Another mobile company has inked a deal to sell itself, following Nokia’s move to sell its mobile phone business to Microsoft for US$7.1 billion.
BlackBerry officially announced on Tuesday that it had agreed to sell to finance holding firm Fairfax Financial Holdings Limited for US$4.7 billion. Shareholders of the beleaguered smartphone maker will get US$9 for every share that they own.
Based in Toronto, Fairfax refers to itself as “a financial services holding company whose corporate objective is to achieve a high rate of return on invested capital and build long-term shareholder value.”
While it is primarily engaged in the insurance business, Fairfax also has a few connections to the mobile industry.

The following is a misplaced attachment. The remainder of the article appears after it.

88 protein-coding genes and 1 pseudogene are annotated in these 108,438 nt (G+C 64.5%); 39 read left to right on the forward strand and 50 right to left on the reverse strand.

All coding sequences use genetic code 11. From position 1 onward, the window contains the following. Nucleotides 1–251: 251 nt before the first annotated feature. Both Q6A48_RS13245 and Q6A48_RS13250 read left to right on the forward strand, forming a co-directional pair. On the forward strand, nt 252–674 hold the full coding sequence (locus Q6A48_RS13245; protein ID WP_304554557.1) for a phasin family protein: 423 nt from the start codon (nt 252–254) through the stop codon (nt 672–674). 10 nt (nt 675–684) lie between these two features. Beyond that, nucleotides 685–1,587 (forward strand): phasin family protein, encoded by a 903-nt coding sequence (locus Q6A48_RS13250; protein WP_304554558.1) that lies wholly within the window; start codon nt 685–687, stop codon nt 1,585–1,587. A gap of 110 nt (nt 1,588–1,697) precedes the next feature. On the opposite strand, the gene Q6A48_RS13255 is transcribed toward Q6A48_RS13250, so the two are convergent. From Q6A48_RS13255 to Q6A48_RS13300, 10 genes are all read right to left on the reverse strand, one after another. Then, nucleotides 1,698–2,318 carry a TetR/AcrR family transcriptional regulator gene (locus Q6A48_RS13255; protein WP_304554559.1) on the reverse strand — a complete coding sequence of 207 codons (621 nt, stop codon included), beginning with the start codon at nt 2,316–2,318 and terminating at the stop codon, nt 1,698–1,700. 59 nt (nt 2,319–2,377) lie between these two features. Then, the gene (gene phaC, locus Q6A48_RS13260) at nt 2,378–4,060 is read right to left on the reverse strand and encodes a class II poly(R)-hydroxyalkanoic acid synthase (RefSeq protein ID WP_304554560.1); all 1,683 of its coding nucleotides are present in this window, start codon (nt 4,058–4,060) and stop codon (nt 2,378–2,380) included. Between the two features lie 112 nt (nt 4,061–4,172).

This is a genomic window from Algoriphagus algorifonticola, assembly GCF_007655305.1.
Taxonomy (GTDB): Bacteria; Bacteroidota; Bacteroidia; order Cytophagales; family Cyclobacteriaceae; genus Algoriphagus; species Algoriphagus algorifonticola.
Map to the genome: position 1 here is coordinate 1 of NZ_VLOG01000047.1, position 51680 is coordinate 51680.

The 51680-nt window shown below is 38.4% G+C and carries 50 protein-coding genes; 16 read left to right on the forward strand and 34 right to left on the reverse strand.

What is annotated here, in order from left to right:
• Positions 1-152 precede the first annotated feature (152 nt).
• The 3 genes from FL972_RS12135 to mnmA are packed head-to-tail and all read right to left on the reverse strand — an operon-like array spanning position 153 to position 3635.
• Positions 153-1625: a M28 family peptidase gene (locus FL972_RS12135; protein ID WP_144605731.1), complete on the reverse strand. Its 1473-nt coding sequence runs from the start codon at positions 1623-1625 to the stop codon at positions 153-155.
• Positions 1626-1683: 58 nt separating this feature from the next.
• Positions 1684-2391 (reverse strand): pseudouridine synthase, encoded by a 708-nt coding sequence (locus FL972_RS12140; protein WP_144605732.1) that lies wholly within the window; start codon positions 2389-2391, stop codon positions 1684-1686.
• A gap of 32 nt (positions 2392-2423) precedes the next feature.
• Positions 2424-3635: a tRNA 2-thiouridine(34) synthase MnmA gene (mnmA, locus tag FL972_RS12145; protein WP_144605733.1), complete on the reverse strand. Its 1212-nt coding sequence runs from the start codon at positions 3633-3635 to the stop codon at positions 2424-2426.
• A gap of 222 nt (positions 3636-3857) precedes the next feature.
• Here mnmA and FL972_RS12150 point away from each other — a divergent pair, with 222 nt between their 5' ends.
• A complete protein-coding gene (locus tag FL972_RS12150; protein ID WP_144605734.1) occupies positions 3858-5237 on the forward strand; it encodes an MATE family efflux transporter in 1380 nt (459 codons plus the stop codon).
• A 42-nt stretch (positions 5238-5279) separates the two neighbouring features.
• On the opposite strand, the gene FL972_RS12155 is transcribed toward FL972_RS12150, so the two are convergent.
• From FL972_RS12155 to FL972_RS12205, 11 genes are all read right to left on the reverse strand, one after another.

The two companies have already signed a letter of intent, with the final deal subject to various conditions, which include negotiation, due diligence and the execution of a definitive agreement as well as customary regulatory approvals.
BlackBerry has been given a six-week period within which to conduct due diligence. Although the smartphone maker can find a new buyer during this period, it will have to pay Fairfax a termination fee if it decides to ditch it in favour of another buyer.
Barbara Stymiest, BlackBerry Board Chairwoman, revealed that the firm’s Special Committee is looking for the best possible outcome for its constituents and shareholders. She highlighted that the go-shop process offers the firm a chance to determine if there are better alternatives than that offered by the Fairfax consortium.
To complete the transaction, Fairfax, which already holds a ten percent stake in BlackBerry, is seeking funding from Merrill Lynch, Bank of America and BMO Capital Markets.